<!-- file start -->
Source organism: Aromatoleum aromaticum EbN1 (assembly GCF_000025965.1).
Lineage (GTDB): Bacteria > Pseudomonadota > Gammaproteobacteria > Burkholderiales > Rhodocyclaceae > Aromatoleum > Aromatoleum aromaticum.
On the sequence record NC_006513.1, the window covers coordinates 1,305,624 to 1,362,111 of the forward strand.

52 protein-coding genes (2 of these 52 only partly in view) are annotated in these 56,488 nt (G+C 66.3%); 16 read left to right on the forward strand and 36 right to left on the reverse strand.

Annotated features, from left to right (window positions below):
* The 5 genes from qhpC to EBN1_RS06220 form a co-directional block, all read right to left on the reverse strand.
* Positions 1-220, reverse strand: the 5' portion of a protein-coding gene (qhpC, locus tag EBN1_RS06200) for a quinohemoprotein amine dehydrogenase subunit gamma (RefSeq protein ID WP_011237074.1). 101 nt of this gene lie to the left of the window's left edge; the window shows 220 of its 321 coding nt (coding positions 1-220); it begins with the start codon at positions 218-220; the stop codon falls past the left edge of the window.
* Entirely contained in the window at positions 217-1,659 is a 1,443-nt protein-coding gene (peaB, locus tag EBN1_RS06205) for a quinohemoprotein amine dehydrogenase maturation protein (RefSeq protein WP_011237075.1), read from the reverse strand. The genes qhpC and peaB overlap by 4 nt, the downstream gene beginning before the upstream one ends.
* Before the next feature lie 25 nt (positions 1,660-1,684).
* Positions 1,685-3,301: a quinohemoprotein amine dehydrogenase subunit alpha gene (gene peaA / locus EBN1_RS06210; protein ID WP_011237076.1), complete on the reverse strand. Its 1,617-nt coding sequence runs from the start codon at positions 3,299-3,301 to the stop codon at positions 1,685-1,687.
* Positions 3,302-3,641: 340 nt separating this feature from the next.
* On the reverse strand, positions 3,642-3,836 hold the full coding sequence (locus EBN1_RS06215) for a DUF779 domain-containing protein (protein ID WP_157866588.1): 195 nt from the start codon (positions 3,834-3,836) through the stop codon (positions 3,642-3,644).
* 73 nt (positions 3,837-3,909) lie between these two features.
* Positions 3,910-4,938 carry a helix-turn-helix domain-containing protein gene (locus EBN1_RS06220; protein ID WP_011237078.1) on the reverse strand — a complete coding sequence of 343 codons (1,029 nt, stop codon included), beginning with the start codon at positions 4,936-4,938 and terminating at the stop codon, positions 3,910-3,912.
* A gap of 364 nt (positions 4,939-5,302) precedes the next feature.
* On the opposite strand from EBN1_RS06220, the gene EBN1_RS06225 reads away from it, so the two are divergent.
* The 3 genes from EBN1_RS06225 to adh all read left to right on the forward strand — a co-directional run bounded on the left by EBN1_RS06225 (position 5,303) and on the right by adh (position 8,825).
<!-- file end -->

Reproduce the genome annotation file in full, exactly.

Source organism: Aromatoleum aromaticum EbN1 (assembly GCF_000025965.1).
Lineage (GTDB): Bacteria > Pseudomonadota > Gammaproteobacteria > Burkholderiales > Rhodocyclaceae > Aromatoleum > Aromatoleum aromaticum.
On the sequence record NC_006513.1, the window covers coordinates 1,305,624 to 1,362,111 of the forward strand.

52 protein-coding genes (2 of these 52 only partly in view) are annotated in these 56,488 nt (G+C 66.3%); 16 read left to right on the forward strand and 36 right to left on the reverse strand.

Annotated features, from left to right (window positions below):
* The 5 genes from qhpC to EBN1_RS06220 form a co-directional block, all read right to left on the reverse strand.
* Positions 1-220, reverse strand: the 5' portion of a protein-coding gene (qhpC, locus tag EBN1_RS06200) for a quinohemoprotein amine dehydrogenase subunit gamma (RefSeq protein ID WP_011237074.1). 101 nt of this gene lie to the left of the window's left edge; the window shows 220 of its 321 coding nt (coding positions 1-220); it begins with the start codon at positions 218-220; the stop codon falls past the left edge of the window.
* Entirely contained in the window at positions 217-1,659 is a 1,443-nt protein-coding gene (peaB, locus tag EBN1_RS06205) for a quinohemoprotein amine dehydrogenase maturation protein (RefSeq protein WP_011237075.1), read from the reverse strand. The genes qhpC and peaB overlap by 4 nt, the downstream gene beginning before the upstream one ends.
* Before the next feature lie 25 nt (positions 1,660-1,684).
* Positions 1,685-3,301: a quinohemoprotein amine dehydrogenase subunit alpha gene (gene peaA / locus EBN1_RS06210; protein ID WP_011237076.1), complete on the reverse strand. Its 1,617-nt coding sequence runs from the start codon at positions 3,299-3,301 to the stop codon at positions 1,685-1,687.
* Positions 3,302-3,641: 340 nt separating this feature from the next.
* On the reverse strand, positions 3,642-3,836 hold the full coding sequence (locus EBN1_RS06215) for a DUF779 domain-containing protein (protein ID WP_157866588.1): 195 nt from the start codon (positions 3,834-3,836) through the stop codon (positions 3,642-3,644).
* 73 nt (positions 3,837-3,909) lie between these two features.
* Positions 3,910-4,938 carry a helix-turn-helix domain-containing protein gene (locus EBN1_RS06220; protein ID WP_011237078.1) on the reverse strand — a complete coding sequence of 343 codons (1,029 nt, stop codon included), beginning with the start codon at positions 4,936-4,938 and terminating at the stop codon, positions 3,910-3,912.
* A gap of 364 nt (positions 4,939-5,302) precedes the next feature.
* On the opposite strand from EBN1_RS06220, the gene EBN1_RS06225 reads away from it, so the two are divergent.
* The 3 genes from EBN1_RS06225 to adh all read left to right on the forward strand — a co-directional run bounded on the left by EBN1_RS06225 (position 5,303) and on the right by adh (position 8,825).